...And Now They're Comin' Aftah Me
As if you needed further proof that the Bush Administration is evil...
I can say with all honesty that I've never been more ill at ease, confused, and depressed by what is going on around me. I held out hope that baseball would be the one place where I could find a little of paradise lost, but I should have known better. We are what we are. --BCDifferent people are handling this differently (Nfld Sox Fan still insists this is the year), but the general consesus whatever your coping strategy is that things are falling apart.
As Makkie04 put it on the Survivinggrady.com comments section:
I can't remember the bus ever going off the cliff this early in the season...at least this frees up the rest of the summer....wake me when it's over..........Now I know why my father had that glazed over eye look......
It's not just that they lost, but how they lost. And it's not just that they've been losers on the field, but they've been losers off the field this season as well. Dirt Dogs is reporting the following scene from the locker room:
Later, there was a half-serious confrontation between Jason Varitek and Curt Schilling about why Schilling blew off the pre-series pitchers' meeting, in which opposing hitters are discussed. That Schilling isn't pitching either of the next two games was no excuse, for Varitek or Schilling.
When Schilling tried to take the offensive, Varitek reasonably wondered why the guy who missed the meeting was the one raising his voice. The historic visual of "25 players, 25 cabs" was fresh in anyone's mind who witnessed this scene.
Sadly, it seems like baseball is more important to the fans right now than it is to the guys who play.
I think this is happening for two reasons. First, I think the first few months of this season have been a way to coast along and try and escape the memory of last October 16. The pain most of us are feeling now is continuing fallout from that game, not from the game last night.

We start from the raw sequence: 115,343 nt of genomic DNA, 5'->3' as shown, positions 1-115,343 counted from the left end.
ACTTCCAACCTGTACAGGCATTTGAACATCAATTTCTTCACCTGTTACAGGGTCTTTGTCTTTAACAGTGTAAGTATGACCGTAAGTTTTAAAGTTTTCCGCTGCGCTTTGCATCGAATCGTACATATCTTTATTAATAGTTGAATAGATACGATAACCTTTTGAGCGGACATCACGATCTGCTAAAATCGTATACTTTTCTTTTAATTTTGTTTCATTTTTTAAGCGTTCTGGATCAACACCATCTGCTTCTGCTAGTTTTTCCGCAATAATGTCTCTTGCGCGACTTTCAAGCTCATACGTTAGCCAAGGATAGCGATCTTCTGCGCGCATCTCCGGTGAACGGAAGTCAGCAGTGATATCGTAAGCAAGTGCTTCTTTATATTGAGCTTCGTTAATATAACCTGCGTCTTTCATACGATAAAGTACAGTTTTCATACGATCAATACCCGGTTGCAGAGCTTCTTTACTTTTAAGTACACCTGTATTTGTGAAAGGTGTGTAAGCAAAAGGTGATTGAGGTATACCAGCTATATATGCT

Second, I think that what Ed points out, that baseball is supposed to be a blissful retreat from the evils of the world, represents a loss for us if the bus is truly going off the cliff as Makkie says. What else is there to watch on television? U.S. Marines being beheaded?
Pain surrounds us. Pain is our atmosphere.
And so what is there to do? Maybe it's for the best that the rest of our summer looks to be relatively free. Maybe it's for the best that we can't stick our heads in the sand anymore as world events continue to deteriorate.
Alex Belth had an interesting post the other day about the eerie coincidences involved in the Yankees' loss to the Arizona Diamondbacks in the 2001 World Series:
The Yankees' victory parade in the city was canceled, and Enrique Wilson, the Yankees' utility infielder, changed his flight back to the Dominican Republic. The plane Wilson was initially scheduled for-American Airlines Flight 587-crashed in Queens, killing all 260 passengers.
Wilson saw Rivera the next spring, and they talked about the twist of fate. If Rivera had closed out the Diamondbacks in the bottom of the ninth of Game 7, Wilson would have, in all likelihood, been on the plane that went down. For Rivera, this was further confirmation that he and his teammates were all subject to God's will. "I'm glad we lost the World Series," Rivera said, "because it means that I still have a friend."
It's confession time: I'm an atheist. I believe that the universe turns on its own creaky, random hinges, and there is no sovereign figure watching over each of our little lives. At best, I'm a Deist--I concede there may have been some creative intelligence at one time. But certainly not now.
Actually, I take solace in the idea that things happen for no reason whatsoever. Isn't it better to believe that events are a matter of physics, cold mathematical laws colliding, than the punishment or reward of some arbitrary deity? Isn't it better to deal with the frustration of undeserved disaster than to try to wrap your mind around the idea that it was deserved? Because where do you draw the line with that?
But every so often, though, since I was raised Christian, I fall back into my old beliefs, my own childhood imaginings that a big white-bearded man sits on a big throne up in the sky and looks down and calls the shots.
And for those few moments, I can see how maybe this is all for the best.